Collection of Eulogies and dedications upon the death of Senator Stephen A. Douglas. Bound in tan cloth, library binding. Includes the following works:
- Funeral Oration By The Rev. C.H. Taylor. Alton, Illinois. June 7, 1861. 22pp.
- Eulogy Delivered At The Smithsonian Institute by John W. Forney. Philadelphia, Ringwalt & Brown, Printers, 1861. Octavo, 28pp. (Sabin 21102)
- Addresses On The Death of Hon. Stephen A. Douglas, Delivered In the Senate And House of Representatives. Washington, 1861. Octavo, 92pp. (Sabin 20696)
- Eulogy Of Hon. Stephen Arnold Douglas, One Of The Regents of the Smithsonian Institution, by Samuel S. Cox. Washington. Smithsonian Institution. Octavo, 16pp. Original wraps.
- History Of The Douglas Monument At Chicago by Leonard W. Volk. Chicago, Chicago Legal News Company, 1880. Octavo, 124pp. Original wrappers.
- An Analysis of the Political Principles of Stephen A. Douglas. University of Illinois, Urbana, 1929. Octavo, . Original gray wrappers. (Boyle, 85)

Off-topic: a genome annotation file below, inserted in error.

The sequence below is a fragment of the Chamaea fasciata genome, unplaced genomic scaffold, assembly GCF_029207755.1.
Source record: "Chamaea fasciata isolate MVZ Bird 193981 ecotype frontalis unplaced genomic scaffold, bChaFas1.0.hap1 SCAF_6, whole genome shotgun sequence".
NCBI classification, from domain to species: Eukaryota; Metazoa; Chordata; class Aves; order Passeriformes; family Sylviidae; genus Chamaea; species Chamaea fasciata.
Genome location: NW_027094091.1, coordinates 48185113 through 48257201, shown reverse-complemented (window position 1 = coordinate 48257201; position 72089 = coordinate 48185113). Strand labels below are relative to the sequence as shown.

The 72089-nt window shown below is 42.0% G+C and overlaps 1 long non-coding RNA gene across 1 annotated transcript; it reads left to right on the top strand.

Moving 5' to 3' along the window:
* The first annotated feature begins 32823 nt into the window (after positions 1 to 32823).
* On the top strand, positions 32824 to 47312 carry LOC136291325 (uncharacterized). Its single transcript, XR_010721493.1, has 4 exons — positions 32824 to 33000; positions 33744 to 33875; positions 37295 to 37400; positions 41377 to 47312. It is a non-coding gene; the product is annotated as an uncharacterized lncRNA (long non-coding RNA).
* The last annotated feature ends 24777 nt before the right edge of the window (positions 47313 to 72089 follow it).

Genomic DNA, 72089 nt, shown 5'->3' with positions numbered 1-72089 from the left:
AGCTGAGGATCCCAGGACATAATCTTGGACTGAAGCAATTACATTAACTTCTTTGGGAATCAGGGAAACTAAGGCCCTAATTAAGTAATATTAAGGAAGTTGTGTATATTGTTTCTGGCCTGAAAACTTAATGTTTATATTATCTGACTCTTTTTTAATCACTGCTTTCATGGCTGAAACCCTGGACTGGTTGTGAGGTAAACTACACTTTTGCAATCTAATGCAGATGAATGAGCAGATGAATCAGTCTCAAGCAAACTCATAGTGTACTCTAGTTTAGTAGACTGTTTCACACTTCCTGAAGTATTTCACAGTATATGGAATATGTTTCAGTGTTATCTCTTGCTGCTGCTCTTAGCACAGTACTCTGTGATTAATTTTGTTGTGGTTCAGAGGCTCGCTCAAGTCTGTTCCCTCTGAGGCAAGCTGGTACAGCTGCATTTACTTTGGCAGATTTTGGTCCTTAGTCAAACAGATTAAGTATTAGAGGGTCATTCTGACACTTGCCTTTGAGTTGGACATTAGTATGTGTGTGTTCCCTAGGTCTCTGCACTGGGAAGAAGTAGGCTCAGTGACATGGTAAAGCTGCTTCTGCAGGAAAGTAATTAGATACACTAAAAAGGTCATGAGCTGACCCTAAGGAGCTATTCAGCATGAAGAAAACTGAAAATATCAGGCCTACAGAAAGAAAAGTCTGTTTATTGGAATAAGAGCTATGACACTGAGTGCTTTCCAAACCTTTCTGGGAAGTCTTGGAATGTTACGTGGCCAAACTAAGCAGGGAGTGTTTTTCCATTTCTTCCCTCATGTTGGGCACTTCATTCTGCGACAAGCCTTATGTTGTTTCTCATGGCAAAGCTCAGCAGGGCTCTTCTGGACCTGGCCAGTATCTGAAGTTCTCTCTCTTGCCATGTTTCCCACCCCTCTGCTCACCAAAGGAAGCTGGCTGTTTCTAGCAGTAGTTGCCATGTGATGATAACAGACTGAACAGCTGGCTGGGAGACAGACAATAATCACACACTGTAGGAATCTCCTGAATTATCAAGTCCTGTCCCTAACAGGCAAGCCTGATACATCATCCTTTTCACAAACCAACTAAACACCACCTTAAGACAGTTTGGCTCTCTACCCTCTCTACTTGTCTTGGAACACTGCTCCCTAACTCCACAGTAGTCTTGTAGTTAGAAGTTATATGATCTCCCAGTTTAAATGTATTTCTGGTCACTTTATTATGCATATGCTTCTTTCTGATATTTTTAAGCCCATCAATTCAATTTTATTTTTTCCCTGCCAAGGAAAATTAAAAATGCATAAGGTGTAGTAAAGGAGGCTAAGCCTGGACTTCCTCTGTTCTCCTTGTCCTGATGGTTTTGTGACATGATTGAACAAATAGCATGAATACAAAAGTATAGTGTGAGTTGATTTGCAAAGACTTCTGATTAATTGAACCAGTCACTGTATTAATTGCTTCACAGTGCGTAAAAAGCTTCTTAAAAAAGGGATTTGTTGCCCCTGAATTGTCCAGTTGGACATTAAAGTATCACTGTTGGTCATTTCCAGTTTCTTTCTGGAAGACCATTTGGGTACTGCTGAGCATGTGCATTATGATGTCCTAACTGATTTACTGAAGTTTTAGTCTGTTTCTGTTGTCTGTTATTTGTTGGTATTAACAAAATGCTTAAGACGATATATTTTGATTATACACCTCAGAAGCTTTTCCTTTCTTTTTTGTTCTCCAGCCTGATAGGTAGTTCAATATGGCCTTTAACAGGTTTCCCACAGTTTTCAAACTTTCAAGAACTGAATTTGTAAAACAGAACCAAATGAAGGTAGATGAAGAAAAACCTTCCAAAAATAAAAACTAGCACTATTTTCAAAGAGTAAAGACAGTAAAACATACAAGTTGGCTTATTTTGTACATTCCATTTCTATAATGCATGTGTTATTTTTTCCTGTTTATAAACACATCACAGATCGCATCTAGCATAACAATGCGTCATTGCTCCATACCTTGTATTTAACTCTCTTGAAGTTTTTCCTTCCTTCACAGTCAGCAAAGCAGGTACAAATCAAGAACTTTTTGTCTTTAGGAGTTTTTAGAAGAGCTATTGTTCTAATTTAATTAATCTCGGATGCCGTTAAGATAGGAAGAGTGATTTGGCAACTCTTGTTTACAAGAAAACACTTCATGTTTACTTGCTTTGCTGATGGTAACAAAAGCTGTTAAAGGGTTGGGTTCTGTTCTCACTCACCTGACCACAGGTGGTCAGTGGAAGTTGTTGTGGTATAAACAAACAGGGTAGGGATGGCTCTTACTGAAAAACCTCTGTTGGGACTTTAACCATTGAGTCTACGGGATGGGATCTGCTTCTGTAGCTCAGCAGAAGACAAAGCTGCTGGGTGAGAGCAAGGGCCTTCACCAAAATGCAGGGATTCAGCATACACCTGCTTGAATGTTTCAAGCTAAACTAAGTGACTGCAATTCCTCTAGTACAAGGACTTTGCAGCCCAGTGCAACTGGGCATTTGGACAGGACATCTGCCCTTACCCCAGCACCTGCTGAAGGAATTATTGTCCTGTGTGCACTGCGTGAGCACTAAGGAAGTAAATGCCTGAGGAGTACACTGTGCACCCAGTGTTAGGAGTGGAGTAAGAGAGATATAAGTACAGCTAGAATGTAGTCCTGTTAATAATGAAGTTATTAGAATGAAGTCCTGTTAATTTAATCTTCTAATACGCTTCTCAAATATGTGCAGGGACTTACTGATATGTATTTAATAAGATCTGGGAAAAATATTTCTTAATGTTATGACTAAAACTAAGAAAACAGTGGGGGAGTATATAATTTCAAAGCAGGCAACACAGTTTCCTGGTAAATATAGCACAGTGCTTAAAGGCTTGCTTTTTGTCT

Stephen A. Douglas (1813-1861) was a democratic senator from Illinois, who ran against Lincoln in 1858 for the Senate seat from Illinois. Their eloquent debates, which would be published in 1860 as the Lincoln-Douglas Debates would help launch the presidential candidacy of Lincoln against Douglas in 1860. During his time in the Senate, Douglas advocated for the principle of popular sovereignty, which allowed new western territories to decide for themselves if slavery would be permitted within their borders. In 1850, he advocated for the Compromise of 1850, which aimed to keep an equal number of slave and non-slaveholding states. In 1854, he passed the Kansas-Nebraska Act, which repealed the Missouri Compromise of 1820, created the new territories of Kansas and Nebraska, and followed his principle of popular sovereignty, which allowed the new territories to decide for themselves if they wished to hold slaves. It had the opposite effect on the nation, stoking tensions in the north and solidifying the Republican party as the antislavery party. In the election of 1860, the democratic party split between his candidacy and John C. Breckinridge of Kentucky. As the Civil War broke out, Douglas rallied support for the Union, but he died in 1861.